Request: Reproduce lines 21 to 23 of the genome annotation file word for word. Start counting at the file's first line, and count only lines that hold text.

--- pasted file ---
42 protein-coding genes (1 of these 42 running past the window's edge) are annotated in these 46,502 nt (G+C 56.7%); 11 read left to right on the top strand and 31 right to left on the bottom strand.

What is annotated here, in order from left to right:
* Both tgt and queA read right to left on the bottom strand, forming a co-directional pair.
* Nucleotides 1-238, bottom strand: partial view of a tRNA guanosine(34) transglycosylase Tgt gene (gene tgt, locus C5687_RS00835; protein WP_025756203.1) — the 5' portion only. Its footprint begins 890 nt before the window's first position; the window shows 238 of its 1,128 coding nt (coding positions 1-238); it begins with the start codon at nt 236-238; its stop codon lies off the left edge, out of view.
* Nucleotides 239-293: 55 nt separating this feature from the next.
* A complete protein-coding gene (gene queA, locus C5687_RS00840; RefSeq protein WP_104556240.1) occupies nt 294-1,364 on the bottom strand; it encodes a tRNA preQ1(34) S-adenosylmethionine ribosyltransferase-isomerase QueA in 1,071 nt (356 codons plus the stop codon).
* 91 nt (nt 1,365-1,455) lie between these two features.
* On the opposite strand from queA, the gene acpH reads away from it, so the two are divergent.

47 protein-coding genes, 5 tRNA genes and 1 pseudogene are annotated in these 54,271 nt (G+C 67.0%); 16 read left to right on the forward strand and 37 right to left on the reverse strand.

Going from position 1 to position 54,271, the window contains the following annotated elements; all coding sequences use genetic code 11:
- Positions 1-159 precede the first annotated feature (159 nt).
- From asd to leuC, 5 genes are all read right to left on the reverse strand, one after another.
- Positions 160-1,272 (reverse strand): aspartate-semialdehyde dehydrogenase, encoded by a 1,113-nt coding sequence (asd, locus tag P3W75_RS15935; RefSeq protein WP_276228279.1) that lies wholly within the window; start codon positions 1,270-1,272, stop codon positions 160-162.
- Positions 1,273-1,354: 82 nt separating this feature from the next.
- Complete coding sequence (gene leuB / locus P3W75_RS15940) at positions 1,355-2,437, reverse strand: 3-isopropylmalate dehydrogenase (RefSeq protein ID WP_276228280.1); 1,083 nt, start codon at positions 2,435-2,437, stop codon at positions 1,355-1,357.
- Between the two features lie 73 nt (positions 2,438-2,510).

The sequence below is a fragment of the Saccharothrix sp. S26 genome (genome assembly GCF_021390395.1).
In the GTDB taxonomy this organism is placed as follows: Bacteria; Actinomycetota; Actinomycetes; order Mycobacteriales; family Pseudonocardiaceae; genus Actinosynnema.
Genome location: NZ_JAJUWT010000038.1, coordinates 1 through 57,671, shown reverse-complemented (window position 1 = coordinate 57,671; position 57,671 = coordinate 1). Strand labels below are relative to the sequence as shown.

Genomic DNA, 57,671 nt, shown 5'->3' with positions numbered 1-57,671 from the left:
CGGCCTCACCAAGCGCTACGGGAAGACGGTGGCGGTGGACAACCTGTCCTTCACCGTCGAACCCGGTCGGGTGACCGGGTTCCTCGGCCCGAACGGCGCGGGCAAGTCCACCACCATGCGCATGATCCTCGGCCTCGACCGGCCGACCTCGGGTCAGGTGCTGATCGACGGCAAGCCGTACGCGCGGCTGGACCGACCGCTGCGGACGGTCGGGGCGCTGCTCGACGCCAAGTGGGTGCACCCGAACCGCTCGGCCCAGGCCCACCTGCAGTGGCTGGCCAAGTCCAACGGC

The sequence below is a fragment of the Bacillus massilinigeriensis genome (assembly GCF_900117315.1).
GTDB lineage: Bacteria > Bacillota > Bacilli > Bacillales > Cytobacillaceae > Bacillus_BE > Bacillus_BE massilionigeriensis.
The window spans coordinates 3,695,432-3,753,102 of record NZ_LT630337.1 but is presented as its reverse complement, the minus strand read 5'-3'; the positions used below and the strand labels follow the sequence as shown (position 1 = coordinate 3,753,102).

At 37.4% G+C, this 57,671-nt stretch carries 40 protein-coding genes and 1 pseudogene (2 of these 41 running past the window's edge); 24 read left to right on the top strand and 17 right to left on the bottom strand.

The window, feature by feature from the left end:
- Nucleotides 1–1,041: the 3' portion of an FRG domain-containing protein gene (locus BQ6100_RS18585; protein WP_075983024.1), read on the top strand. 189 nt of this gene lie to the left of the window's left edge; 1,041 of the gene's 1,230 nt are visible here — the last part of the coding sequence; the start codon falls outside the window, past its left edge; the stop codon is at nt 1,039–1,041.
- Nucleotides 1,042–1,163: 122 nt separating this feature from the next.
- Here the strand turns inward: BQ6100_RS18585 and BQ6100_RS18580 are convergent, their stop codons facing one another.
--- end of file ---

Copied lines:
CGGCCTCACCAAGCGCTACGGGAAGACGGTGGCGGTGGACAACCTGTCCTTCACCGTCGAACCCGGTCGGGTGACCGGGTTCCTCGGCCCGAACGGCGCGGGCAAGTCCACCACCATGCGCATGATCCTCGGCCTCGACCGGCCGACCTCGGGTCAGGTGCTGATCGACGGCAAGCCGTACGCGCGGCTGGACCGACCGCTGCGGACGGTCGGGGCGCTGCTCGACGCCAAGTGGGTGCACCCGAACCGCTCGGCCCAGGCCCACCTGCAGTGGCTGGCCAAGTCCAACGGC

The sequence below is a fragment of the Bacillus massilinigeriensis genome (assembly GCF_900117315.1).
GTDB lineage: Bacteria > Bacillota > Bacilli > Bacillales > Cytobacillaceae > Bacillus_BE > Bacillus_BE massilionigeriensis.